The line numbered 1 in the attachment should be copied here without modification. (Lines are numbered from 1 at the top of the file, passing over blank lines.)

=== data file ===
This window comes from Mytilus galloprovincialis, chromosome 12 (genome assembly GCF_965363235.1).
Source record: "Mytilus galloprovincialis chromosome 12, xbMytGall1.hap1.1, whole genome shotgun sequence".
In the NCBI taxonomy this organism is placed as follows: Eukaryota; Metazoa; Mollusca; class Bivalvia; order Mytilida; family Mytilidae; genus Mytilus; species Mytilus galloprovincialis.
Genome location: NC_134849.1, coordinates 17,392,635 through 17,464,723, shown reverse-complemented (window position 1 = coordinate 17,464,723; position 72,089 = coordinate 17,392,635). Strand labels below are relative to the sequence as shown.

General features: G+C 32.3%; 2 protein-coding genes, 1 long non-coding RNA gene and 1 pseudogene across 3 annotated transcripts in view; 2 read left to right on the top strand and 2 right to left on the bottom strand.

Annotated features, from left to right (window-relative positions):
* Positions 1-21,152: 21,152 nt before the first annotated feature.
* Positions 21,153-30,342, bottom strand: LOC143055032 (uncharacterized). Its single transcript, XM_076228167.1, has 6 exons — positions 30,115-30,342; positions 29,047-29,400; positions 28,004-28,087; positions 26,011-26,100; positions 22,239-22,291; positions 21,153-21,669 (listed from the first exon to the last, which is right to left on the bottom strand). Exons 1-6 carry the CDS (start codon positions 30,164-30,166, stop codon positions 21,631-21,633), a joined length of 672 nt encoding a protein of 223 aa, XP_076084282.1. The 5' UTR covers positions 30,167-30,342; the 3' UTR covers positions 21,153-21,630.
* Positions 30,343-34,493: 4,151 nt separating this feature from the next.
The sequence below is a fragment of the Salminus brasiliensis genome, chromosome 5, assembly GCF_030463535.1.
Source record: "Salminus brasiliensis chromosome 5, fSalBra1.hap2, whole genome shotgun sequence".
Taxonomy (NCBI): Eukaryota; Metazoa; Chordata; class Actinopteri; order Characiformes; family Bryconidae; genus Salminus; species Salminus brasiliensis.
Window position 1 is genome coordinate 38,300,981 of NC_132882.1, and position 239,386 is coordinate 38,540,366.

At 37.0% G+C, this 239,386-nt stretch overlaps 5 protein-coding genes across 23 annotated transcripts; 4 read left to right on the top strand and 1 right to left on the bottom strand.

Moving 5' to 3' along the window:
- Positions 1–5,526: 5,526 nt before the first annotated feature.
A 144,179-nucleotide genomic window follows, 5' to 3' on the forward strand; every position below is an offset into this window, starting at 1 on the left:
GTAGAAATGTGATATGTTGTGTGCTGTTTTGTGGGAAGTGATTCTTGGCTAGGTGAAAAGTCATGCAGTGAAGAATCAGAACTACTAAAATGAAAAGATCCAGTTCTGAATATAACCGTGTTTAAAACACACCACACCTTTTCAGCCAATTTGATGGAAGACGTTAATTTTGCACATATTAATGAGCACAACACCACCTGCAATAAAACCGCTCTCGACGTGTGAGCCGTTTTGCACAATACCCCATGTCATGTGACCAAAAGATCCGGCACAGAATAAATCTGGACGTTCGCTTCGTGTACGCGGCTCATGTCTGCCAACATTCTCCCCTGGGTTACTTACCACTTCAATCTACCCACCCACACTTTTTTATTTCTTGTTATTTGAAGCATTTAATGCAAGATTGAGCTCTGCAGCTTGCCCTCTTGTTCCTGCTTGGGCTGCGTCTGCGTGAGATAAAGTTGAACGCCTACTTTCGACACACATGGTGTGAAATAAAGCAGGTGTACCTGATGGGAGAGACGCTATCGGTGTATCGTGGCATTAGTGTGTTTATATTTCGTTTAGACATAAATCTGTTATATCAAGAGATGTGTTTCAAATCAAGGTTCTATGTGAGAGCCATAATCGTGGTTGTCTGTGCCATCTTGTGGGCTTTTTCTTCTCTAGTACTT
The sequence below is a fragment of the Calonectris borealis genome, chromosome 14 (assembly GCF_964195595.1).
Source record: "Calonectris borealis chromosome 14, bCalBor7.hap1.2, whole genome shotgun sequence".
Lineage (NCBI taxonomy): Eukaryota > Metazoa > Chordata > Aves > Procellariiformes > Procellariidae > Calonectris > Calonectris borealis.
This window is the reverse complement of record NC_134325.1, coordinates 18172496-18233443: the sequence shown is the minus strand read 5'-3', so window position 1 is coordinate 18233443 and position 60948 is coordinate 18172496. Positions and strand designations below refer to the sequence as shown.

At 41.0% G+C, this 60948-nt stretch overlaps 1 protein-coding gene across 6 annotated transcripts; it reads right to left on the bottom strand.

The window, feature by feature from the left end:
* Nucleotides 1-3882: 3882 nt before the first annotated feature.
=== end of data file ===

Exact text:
This window comes from Mytilus galloprovincialis, chromosome 12 (genome assembly GCF_965363235.1).